Nissan's next-generation steering employs a steering angle sensor at the steering wheel, three ECUs for control, electric motors to power the rack, and a steering force actuator near the driver to retain the vehicle's "steering feel."
Greg, the backup is absolutely required. While it is rare, I have been in a car where the power failed and the power steering stopped working. This was a hydralic system, and it was very hard to steer the car, but at least it could be done. Electrical systems are more likely to go out on a car, I would venture to guess, than the purely mechanical ones. Especially electrical systems that are digital.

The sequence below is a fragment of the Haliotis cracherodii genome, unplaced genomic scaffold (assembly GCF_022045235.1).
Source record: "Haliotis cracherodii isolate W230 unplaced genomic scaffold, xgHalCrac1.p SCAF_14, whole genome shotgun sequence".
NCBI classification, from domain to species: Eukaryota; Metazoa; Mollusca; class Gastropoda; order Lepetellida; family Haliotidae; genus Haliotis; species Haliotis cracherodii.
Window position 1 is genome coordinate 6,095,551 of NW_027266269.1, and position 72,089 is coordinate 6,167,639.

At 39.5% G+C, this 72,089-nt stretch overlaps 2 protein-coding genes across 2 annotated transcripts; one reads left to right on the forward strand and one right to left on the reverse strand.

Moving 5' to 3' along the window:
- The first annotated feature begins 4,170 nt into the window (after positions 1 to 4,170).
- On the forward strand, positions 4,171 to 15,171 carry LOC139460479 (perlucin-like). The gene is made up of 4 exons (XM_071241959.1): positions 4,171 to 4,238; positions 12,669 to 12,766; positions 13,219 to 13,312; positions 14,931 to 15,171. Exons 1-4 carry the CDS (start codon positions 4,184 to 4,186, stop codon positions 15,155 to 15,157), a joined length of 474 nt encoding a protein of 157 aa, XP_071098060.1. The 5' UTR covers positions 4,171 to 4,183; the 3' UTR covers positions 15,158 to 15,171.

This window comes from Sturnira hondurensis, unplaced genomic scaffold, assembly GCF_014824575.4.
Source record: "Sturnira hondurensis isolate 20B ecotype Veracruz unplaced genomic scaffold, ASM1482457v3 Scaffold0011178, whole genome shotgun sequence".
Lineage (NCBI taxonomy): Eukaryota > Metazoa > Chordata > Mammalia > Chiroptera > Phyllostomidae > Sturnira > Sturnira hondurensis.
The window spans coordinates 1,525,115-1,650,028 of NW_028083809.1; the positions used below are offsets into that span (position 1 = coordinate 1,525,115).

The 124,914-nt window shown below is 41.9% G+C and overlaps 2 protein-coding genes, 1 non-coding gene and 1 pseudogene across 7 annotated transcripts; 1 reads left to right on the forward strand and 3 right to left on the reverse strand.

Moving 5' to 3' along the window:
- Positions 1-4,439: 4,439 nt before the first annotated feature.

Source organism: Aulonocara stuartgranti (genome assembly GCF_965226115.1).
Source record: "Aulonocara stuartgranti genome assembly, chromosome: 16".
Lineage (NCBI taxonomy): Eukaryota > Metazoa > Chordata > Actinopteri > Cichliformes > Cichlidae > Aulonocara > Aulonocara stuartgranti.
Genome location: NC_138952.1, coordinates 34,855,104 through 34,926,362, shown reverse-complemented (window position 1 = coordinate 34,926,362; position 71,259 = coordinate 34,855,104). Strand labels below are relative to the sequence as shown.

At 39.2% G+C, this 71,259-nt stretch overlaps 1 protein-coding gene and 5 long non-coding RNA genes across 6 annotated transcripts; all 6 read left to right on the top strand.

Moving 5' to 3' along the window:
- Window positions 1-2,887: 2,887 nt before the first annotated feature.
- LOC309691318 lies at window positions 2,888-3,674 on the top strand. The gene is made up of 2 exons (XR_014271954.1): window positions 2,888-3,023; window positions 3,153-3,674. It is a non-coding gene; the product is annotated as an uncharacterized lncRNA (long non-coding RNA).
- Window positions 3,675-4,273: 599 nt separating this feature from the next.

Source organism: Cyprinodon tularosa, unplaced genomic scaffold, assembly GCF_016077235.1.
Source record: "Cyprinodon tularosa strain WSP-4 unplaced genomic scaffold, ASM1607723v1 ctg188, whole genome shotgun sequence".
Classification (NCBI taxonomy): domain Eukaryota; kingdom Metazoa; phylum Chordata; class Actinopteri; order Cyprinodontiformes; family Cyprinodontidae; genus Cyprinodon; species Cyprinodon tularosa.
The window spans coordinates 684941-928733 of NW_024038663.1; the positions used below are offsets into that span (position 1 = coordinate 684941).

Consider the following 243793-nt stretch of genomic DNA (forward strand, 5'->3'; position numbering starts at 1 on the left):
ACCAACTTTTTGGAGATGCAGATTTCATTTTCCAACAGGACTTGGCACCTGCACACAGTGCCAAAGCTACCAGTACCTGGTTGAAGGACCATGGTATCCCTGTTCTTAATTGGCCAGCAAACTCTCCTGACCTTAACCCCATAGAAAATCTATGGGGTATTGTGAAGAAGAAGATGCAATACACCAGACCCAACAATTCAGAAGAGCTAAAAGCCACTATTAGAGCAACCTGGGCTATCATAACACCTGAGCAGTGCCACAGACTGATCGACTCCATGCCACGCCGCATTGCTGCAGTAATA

For industrial control applications, or even a simple assembly line, that machine can go almost 24/7 without a break. But what happens when the task is a little more complex? That’s where the “smart” machine would come in. The smart machine is one that has some simple (or complex in some cases) processing capability to be able to adapt to changing conditions. Such machines are suited for a host of applications, including automotive, aerospace, defense, medical, computers and electronics, telecommunications, consumer goods, and so on. This discussion will examine what’s possible with smart machines, and what tradeoffs need to be made to implement such a solution.